On Saturday, I went to Namdaemoon Presbyterian Church.
On Sunday, I went to the Park Dong-jin’s earlier project, Young Nak Presbyterian Church in Jeo-dong.
What’s there to say about Young Nak Presbyterian Church? Rev. Han Kyung-chik and 26 other North Korean Christians fleeing the communist takeover of North Korea founded the church in Seoul in December 1945.
Today, the church has a congregation of about 60,000, making it possibly the largest Presbyterian church in the world. In part thanks to his church’s unprecedented growth, Rev. Han won the Templeton Prize, the “Nobel Prize of religion,” in 1992.
The Young Nak Presbyterian Church complex might be one of the most awe-inspiring religious complexes this side of the Buddhalopolis of Guin-sa Temple in Danyang-gun. It’s like a Presbyterian city, complete with an 8-story “50th Anniversary Commemorative Hall” capable of holding 10,000. I’m not a fan of most modern religious architecture, but most of the campus seems to organically mesh. Which is nice.
The centerpiece — and, of course, the reason I was there — is the church building itself.
The original church built in 1945 was too small to handle Rev. Han’s rapidly growing flock, so in June 1947 a large tent was set up in which to hold services (see the official homepage). In March 1949, work began on a new sanctuary befitting the church. A little over a year later, the church was complete. On June 4, 1950, the first service was held in the new church… just a couple of weeks before the outbreak of the Korean War.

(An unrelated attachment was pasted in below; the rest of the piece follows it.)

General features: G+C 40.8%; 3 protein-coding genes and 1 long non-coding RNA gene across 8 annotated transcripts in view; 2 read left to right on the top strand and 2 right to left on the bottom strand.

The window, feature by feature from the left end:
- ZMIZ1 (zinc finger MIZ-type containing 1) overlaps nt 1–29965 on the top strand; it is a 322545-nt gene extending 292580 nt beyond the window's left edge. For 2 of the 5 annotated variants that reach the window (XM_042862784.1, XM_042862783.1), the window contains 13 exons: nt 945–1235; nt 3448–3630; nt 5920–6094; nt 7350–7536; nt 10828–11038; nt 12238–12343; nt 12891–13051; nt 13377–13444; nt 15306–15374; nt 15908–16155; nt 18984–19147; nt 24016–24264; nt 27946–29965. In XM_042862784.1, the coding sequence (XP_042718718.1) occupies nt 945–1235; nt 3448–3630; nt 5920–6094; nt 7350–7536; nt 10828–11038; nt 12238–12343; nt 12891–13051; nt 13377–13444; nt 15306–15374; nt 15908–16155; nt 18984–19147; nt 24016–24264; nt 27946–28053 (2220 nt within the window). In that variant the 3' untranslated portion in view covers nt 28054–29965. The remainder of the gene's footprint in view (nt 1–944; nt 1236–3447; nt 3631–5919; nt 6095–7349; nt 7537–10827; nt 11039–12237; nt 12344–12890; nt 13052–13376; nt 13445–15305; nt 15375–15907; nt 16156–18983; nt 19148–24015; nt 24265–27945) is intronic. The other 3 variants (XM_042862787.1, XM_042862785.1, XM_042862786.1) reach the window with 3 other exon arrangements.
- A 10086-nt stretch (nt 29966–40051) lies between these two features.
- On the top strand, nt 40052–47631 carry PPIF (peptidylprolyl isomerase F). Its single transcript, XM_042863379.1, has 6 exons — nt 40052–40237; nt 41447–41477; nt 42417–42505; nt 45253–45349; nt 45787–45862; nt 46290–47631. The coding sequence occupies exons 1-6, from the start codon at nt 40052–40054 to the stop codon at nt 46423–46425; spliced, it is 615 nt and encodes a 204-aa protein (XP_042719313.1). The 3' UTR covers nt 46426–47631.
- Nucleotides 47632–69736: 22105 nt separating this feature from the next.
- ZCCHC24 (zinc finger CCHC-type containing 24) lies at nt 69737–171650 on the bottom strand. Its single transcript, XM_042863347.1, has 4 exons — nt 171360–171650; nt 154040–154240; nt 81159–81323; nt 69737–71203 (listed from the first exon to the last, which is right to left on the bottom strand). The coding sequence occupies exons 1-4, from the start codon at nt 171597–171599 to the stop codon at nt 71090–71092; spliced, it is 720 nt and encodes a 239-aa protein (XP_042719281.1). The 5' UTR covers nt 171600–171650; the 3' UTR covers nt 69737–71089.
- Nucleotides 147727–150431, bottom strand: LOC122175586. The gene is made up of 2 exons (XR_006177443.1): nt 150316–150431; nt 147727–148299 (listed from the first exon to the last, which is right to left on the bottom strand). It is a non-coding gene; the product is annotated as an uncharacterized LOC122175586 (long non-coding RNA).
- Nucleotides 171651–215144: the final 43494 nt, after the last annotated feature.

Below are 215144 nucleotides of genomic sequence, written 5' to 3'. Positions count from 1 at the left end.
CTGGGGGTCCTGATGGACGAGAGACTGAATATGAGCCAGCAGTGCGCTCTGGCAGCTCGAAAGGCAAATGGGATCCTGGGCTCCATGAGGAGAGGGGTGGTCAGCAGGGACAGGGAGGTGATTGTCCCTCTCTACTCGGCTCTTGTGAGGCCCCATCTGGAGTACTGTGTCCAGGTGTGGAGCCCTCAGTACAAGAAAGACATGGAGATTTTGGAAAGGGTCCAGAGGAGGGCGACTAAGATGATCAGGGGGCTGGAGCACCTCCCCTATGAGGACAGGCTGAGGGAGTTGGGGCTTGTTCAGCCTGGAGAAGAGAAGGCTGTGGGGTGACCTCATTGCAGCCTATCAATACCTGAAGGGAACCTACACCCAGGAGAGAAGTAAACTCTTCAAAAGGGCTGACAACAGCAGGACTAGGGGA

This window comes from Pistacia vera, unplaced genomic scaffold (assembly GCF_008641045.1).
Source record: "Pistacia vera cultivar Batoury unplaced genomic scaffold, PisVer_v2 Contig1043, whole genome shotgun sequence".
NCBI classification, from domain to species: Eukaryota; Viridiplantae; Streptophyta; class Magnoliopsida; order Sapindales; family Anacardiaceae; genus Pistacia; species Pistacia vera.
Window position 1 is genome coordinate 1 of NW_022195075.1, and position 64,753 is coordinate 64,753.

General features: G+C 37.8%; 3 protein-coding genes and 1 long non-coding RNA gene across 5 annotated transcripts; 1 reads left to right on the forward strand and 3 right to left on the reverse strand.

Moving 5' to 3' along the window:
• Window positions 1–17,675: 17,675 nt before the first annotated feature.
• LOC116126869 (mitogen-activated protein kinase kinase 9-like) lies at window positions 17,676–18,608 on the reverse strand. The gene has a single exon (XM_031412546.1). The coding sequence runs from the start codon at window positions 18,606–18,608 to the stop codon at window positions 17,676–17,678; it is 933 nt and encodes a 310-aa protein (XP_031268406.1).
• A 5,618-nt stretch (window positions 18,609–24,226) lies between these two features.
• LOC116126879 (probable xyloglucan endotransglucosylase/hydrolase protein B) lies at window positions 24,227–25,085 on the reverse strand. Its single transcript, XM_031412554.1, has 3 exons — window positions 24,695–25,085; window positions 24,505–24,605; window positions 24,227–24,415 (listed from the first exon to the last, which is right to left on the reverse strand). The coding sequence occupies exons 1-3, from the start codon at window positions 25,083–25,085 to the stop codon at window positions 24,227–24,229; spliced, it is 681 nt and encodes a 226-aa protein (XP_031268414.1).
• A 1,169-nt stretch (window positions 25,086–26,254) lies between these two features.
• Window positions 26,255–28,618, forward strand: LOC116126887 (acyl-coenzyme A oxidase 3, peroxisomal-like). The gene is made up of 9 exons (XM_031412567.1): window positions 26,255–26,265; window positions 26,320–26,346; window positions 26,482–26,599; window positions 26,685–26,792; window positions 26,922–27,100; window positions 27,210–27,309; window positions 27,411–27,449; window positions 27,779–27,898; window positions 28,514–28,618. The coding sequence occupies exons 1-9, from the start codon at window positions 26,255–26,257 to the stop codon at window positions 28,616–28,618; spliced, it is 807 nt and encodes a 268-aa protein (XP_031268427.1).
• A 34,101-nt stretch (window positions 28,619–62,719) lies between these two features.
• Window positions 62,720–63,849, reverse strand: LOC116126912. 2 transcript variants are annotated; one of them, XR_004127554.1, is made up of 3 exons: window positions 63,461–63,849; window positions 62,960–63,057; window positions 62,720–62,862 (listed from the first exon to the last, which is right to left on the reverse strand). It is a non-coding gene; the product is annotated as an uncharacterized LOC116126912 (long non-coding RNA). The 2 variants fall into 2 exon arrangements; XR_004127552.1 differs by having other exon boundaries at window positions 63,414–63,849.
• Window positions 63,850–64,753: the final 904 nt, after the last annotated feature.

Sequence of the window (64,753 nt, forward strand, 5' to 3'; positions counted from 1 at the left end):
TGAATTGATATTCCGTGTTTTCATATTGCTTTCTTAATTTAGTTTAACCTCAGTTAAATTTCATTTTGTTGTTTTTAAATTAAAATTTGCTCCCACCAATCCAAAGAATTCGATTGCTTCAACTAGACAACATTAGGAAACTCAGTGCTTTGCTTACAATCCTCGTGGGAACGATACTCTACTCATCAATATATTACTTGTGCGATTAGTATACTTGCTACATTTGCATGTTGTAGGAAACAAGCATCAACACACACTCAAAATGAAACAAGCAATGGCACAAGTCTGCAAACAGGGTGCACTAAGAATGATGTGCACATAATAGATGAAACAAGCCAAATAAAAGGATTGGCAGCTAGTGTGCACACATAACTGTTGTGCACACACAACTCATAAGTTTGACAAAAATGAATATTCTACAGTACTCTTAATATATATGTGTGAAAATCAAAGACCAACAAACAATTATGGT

The North Koreans liked Rev. Han’s new church so much they decided to commandeer it during their visit to Seoul, forcing the congregation to gather at Seung Dong Presbyterian Church.
The design of the church was left to Park Dong-jin, a name that should be familiar to readers of this blog. When you hear Park Dong-jin, you should expect a) masonry, most likely granite; and b) Gothic Revivalism. And don’t forget those Tudor arches.
In 1977, expansion work was done on the chapel, after which it took on its current cross-shaped layout. In 2001, restoration work was carried out on the roof and steeple, and the interior remodeled.
Young Nak Presbyterian Church is one of the most photogenic Korean churches I’ve visited, so rather than tire you with tedious descriptions of things about which I do not know, I’ll tire you with crappy photographs instead. Enjoy.
Sorry I couldn’t get any interior photos — Sunday is apparently not a good day to take indoor shots at churches, as the buildings are for some odd reason full of people.
This is a monument to Kim Eung-nak, who was martyred at the church in September 1950. As mentioned above, the North Koreans commandeered the building during their occupation of Seoul. With the Incheon Landing, Kim — an elder at the church — heard news that the North Koreans had abandoned the church, and he went to the sanctuary to protect it from looting. This was probably not the best decision in his ecclesiastic career. As it would turn out, the North Koreans were still there, and they promptly arrested him. Even under torture, he kept composed, declaring to the North Koreans, “I am an elder of this church.” On Sept 23, he was executed just in front of the church altar.
Don’t forget the Flickr slideshow.